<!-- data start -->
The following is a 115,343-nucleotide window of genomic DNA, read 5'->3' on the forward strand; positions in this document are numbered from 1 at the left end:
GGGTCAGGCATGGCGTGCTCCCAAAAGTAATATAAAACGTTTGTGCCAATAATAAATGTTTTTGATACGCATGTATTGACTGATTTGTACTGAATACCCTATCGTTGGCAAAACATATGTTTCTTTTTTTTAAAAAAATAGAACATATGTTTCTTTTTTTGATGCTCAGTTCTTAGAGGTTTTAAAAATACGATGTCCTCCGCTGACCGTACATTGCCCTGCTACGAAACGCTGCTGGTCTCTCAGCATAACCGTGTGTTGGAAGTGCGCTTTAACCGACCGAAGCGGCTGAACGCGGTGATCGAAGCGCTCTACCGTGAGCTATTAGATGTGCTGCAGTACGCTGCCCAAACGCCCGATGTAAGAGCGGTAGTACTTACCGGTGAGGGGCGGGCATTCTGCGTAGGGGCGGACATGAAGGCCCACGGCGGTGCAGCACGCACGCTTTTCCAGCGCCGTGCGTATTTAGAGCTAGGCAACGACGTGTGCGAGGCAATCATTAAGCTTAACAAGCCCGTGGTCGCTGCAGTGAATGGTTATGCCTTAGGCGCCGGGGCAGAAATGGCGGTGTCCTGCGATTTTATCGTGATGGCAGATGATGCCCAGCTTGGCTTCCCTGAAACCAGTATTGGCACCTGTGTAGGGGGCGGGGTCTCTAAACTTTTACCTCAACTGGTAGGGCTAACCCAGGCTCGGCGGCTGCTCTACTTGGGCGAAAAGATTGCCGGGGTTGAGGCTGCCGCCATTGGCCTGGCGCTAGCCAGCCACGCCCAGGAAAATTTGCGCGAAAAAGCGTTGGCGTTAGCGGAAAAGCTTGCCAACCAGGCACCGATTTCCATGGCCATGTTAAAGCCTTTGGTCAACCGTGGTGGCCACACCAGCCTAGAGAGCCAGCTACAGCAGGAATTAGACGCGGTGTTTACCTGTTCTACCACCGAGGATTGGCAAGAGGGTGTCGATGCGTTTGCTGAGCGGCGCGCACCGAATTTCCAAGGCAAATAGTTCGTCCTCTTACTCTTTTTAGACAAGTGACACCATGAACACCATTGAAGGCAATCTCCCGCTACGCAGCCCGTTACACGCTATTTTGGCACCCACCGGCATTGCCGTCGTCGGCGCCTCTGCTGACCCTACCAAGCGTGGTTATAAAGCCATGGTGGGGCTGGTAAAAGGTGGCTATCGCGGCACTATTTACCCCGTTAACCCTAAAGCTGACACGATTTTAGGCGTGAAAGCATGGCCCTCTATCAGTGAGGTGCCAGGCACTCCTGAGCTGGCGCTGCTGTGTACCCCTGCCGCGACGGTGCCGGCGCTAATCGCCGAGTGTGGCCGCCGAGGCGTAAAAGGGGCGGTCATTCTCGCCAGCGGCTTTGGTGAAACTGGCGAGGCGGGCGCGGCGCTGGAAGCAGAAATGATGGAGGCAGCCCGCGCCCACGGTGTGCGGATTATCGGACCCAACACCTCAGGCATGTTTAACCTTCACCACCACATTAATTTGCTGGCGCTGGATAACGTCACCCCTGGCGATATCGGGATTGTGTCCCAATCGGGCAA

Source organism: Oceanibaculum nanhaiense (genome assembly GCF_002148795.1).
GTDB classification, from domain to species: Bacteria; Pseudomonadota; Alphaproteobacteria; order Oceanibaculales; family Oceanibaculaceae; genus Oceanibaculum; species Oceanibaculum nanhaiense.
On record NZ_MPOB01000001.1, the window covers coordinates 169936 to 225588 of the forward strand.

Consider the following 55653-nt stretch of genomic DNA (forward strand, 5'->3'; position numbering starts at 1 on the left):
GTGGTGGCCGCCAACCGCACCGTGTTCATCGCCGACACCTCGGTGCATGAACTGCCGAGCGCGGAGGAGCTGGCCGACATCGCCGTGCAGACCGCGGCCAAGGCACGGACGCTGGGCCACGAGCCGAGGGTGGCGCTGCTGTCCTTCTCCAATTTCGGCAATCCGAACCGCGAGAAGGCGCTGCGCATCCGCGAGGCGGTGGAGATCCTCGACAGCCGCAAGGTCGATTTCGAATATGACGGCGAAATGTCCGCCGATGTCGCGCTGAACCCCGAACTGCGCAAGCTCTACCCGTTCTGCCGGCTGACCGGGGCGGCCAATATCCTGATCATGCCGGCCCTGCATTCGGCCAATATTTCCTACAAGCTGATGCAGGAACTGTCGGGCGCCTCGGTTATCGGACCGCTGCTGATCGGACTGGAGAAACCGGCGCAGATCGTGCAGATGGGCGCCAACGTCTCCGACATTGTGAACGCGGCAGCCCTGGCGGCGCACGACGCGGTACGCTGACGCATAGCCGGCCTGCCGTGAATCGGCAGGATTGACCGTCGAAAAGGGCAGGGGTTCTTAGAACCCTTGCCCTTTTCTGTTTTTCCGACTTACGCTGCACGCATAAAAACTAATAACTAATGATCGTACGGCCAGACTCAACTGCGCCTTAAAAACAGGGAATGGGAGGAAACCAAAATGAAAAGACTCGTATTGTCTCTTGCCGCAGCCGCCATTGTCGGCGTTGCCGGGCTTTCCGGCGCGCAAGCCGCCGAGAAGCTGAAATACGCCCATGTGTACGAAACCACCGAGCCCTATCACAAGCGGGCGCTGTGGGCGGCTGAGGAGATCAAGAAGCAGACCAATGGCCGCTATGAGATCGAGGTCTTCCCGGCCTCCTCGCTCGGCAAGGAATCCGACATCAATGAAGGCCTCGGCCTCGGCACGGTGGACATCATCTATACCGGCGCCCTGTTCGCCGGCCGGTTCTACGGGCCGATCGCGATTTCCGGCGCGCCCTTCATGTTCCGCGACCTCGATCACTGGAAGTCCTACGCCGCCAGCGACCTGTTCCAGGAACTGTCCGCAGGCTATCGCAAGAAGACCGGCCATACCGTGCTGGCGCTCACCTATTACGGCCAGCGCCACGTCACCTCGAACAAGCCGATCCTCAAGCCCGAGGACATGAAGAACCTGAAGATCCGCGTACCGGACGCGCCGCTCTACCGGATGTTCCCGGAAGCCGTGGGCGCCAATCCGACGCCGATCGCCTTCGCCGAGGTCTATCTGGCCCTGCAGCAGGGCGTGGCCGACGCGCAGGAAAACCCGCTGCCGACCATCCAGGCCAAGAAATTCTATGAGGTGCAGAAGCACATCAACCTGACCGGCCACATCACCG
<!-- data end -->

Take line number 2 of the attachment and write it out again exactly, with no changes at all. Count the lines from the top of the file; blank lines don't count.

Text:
GGGTCAGGCATGGCGTGCTCCCAAAAGTAATATAAAACGTTTGTGCCAATAATAAATGTTTTTGATACGCATGTATTGACTGATTTGTACTGAATACCCTATCGTTGGCAAAACATATGTTTCTTTTTTTTAAAAAAATAGAACATATGTTTCTTTTTTTGATGCTCAGTTCTTAGAGGTTTTAAAAATACGATGTCCTCCGCTGACCGTACATTGCCCTGCTACGAAACGCTGCTGGTCTCTCAGCATAACCGTGTGTTGGAAGTGCGCTTTAACCGACCGAAGCGGCTGAACGCGGTGATCGAAGCGCTCTACCGTGAGCTATTAGATGTGCTGCAGTACGCTGCCCAAACGCCCGATGTAAGAGCGGTAGTACTTACCGGTGAGGGGCGGGCATTCTGCGTAGGGGCGGACATGAAGGCCCACGGCGGTGCAGCACGCACGCTTTTCCAGCGCCGTGCGTATTTAGAGCTAGGCAACGACGTGTGCGAGGCAATCATTAAGCTTAACAAGCCCGTGGTCGCTGCAGTGAATGGTTATGCCTTAGGCGCCGGGGCAGAAATGGCGGTGTCCTGCGATTTTATCGTGATGGCAGATGATGCCCAGCTTGGCTTCCCTGAAACCAGTATTGGCACCTGTGTAGGGGGCGGGGTCTCTAAACTTTTACCTCAACTGGTAGGGCTAACCCAGGCTCGGCGGCTGCTCTACTTGGGCGAAAAGATTGCCGGGGTTGAGGCTGCCGCCATTGGCCTGGCGCTAGCCAGCCACGCCCAGGAAAATTTGCGCGAAAAAGCGTTGGCGTTAGCGGAAAAGCTTGCCAACCAGGCACCGATTTCCATGGCCATGTTAAAGCCTTTGGTCAACCGTGGTGGCCACACCAGCCTAGAGAGCCAGCTACAGCAGGAATTAGACGCGGTGTTTACCTGTTCTACCACCGAGGATTGGCAAGAGGGTGTCGATGCGTTTGCTGAGCGGCGCGCACCGAATTTCCAAGGCAAATAGTTCGTCCTCTTACTCTTTTTAGACAAGTGACACCATGAACACCATTGAAGGCAATCTCCCGCTACGCAGCCCGTTACACGCTATTTTGGCACCCACCGGCATTGCCGTCGTCGGCGCCTCTGCTGACCCTACCAAGCGTGGTTATAAAGCCATGGTGGGGCTGGTAAAAGGTGGCTATCGCGGCACTATTTACCCCGTTAACCCTAAAGCTGACACGATTTTAGGCGTGAAAGCATGGCCCTCTATCAGTGAGGTGCCAGGCACTCCTGAGCTGGCGCTGCTGTGTACCCCTGCCGCGACGGTGCCGGCGCTAATCGCCGAGTGTGGCCGCCGAGGCGTAAAAGGGGCGGTCATTCTCGCCAGCGGCTTTGGTGAAACTGGCGAGGCGGGCGCGGCGCTGGAAGCAGAAATGATGGAGGCAGCCCGCGCCCACGGTGTGCGGATTATCGGACCCAACACCTCAGGCATGTTTAACCTTCACCACCACATTAATTTGCTGGCGCTGGATAACGTCACCCCTGGCGATATCGGGATTGTGTCCCAATCGGGCAA